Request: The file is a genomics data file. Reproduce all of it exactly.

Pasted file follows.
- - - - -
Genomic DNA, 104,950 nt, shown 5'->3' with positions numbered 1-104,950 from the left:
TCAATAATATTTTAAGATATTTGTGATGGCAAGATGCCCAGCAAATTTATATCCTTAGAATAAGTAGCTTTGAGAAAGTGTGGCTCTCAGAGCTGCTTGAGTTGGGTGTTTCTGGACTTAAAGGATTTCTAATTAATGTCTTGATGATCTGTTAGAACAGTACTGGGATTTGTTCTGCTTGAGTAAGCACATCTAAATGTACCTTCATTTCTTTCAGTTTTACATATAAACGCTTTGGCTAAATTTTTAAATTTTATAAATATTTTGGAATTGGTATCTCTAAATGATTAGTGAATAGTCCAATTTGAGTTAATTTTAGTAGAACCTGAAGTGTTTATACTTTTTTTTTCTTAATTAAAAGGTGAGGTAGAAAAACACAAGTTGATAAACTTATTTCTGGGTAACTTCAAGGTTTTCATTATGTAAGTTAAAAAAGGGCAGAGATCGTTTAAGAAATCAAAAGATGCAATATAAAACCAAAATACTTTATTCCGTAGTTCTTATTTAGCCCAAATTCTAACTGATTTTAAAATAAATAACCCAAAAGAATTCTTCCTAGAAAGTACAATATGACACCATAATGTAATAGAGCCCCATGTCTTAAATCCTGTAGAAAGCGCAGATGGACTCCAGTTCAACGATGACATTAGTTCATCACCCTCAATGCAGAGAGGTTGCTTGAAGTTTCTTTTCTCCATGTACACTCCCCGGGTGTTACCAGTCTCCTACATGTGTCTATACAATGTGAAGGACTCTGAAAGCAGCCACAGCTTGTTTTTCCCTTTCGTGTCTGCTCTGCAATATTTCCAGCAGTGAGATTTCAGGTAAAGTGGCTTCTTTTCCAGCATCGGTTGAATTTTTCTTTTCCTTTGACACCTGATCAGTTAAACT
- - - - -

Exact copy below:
Genomic DNA, 104,950 nt, shown 5'->3' with positions numbered 1-104,950 from the left:
TCAATAATATTTTAAGATATTTGTGATGGCAAGATGCCCAGCAAATTTATATCCTTAGAATAAGTAGCTTTGAGAAAGTGTGGCTCTCAGAGCTGCTTGAGTTGGGTGTTTCTGGACTTAAAGGATTTCTAATTAATGTCTTGATGATCTGTTAGAACAGTACTGGGATTTGTTCTGCTTGAGTAAGCACATCTAAATGTACCTTCATTTCTTTCAGTTTTACATATAAACGCTTTGGCTAAATTTTTAAATTTTATAAATATTTTGGAATTGGTATCTCTAAATGATTAGTGAATAGTCCAATTTGAGTTAATTTTAGTAGAACCTGAAGTGTTTATACTTTTTTTTTCTTAATTAAAAGGTGAGGTAGAAAAACACAAGTTGATAAACTTATTTCTGGGTAACTTCAAGGTTTTCATTATGTAAGTTAAAAAAGGGCAGAGATCGTTTAAGAAATCAAAAGATGCAATATAAAACCAAAATACTTTATTCCGTAGTTCTTATTTAGCCCAAATTCTAACTGATTTTAAAATAAATAACCCAAAAGAATTCTTCCTAGAAAGTACAATATGACACCATAATGTAATAGAGCCCCATGTCTTAAATCCTGTAGAAAGCGCAGATGGACTCCAGTTCAACGATGACATTAGTTCATCACCCTCAATGCAGAGAGGTTGCTTGAAGTTTCTTTTCTCCATGTACACTCCCCGGGTGTTACCAGTCTCCTACATGTGTCTATACAATGTGAAGGACTCTGAAAGCAGCCACAGCTTGTTTTTCCCTTTCGTGTCTGCTCTGCAATATTTCCAGCAGTGAGATTTCAGGTAAAGTGGCTTCTTTTCCAGCATCGGTTGAATTTTTCTTTTCCTTTGACACCTGATCAGTTAAACT